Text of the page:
Now let’s rewind to the importance of foreplay! When discussing foreplay, I often give the analogy of attempting to drive a car in the winter: when you first turn it on, it’s best to let it sit and “warm up a little”; versus trying to drive it immediately and have it struggle when switching gears. Women’s bodies work similarly – we need time to warm up a little and the better the foreplay, the more likely we are to orgasm. Only about a third of women actually orgasm from regular intercourse alone. Sad! That being said, positions where there is direct clitoral stimulation may be helpful in increasing the likelihood of orgasming. You can try being on top and controlling the rhythm and pace; you can try doggy style (where your partner enters you from behind) and he can reach around to stimulate your clitoris (or you can touch it yourself). You can also include sex toys into your activities. For example, while your partner is penetrating you, you can hold a vibrator on your clitoris for stimulation. Creativity is awesome!

Also, you can offer words of encouragement to your partner while he’s in action that tell him very directly what you want, but in a supportive and ego boosting kind of way. Like if he’s going down on you, you can say things like “Don’t Stop…that feels amazing…keep doing that…I don’t want you to stop, I want you to make me cum…”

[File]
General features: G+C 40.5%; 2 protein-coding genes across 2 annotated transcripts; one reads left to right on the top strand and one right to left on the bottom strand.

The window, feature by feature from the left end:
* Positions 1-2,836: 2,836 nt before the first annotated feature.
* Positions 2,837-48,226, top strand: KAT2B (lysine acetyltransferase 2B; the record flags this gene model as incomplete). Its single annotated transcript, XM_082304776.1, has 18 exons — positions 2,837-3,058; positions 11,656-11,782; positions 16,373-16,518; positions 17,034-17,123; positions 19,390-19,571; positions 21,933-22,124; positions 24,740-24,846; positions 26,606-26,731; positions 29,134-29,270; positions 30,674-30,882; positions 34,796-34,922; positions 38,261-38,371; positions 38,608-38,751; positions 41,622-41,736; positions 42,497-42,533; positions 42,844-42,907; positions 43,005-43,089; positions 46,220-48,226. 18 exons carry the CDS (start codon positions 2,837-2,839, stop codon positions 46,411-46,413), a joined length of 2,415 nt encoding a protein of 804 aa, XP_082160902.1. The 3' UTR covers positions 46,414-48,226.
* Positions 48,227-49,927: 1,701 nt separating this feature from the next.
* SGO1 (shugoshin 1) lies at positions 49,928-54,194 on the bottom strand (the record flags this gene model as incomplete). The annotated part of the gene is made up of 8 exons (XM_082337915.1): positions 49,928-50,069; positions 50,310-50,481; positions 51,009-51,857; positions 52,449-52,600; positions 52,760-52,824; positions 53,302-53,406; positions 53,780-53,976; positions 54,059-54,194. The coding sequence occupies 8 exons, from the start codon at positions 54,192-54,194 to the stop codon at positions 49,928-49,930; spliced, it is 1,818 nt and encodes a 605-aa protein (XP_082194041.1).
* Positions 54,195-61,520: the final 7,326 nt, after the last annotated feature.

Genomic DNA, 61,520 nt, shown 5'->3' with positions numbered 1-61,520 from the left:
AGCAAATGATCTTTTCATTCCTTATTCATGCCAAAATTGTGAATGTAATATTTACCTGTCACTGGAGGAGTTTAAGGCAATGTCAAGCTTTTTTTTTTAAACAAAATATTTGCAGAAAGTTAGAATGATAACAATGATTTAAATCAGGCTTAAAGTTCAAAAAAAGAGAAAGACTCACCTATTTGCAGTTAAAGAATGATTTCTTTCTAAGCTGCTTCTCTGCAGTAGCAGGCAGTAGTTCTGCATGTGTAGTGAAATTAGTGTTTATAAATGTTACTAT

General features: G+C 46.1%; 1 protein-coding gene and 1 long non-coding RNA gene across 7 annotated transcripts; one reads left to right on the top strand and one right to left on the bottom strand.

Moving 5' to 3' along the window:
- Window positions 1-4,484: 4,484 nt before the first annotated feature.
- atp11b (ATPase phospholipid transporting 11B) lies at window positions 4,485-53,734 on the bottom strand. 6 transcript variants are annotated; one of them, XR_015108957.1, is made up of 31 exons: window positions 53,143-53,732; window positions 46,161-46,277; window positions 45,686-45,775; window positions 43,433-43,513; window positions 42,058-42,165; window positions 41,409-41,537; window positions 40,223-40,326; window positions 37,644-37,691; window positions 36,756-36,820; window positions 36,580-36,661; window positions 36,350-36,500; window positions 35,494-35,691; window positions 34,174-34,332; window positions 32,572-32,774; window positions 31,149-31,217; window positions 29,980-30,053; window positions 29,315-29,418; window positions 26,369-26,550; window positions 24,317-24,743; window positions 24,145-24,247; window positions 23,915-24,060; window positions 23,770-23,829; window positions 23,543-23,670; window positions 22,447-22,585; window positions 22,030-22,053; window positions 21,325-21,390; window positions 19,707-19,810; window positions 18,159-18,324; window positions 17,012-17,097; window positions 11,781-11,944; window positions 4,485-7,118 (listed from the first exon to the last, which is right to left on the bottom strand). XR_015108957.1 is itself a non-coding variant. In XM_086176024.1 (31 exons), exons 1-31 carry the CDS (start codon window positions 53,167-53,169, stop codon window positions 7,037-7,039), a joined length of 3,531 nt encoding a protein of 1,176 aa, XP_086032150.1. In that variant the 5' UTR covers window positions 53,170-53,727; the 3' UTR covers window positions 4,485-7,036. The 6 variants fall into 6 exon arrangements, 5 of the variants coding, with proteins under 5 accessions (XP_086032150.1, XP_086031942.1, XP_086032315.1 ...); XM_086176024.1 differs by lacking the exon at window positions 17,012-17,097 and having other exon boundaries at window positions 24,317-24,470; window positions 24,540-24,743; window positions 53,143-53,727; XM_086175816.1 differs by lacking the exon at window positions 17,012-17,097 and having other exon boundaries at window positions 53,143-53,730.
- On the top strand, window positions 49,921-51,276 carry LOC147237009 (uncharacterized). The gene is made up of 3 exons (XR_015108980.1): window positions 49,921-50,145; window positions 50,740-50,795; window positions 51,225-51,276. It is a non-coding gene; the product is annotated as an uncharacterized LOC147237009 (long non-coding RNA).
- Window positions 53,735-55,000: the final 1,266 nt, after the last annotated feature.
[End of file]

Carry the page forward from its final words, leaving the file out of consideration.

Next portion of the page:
There’s also a really great book by Ian Kerner titled “She Comes First: The Thinking Man’s Guide to Pleasuring a Woman,” that you may want to leave on your coffee table for conversation’s sake!

All my best,


Mark A. Michaels and Patricia Johnson
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If you have been together 18 months, we would hope that you have established a basis for communicating kindly and effectively with each other. Developing the ability to talk about sex, to communicate your desires in a way that inspires your partner to fulfill them is crucial for keeping a long-term relationship vibrant.We would suggest the following:

1. Make sure to have your conversations at a time and a place that are well removed from where you usually have sex. People are generally quite vulnerable when they are making love, and unless a strong foundation has been established and both partners feel desired, appreciated, and confident, asking for what you want in the middle of a sexual encounter can sometimes be received as criticism.

2. Begin the discussion by focusing on what you love about your sexual interactions and what is working well for you. Then whatever you are requesting can become an enhancement of and not a replacement for what you are already doing.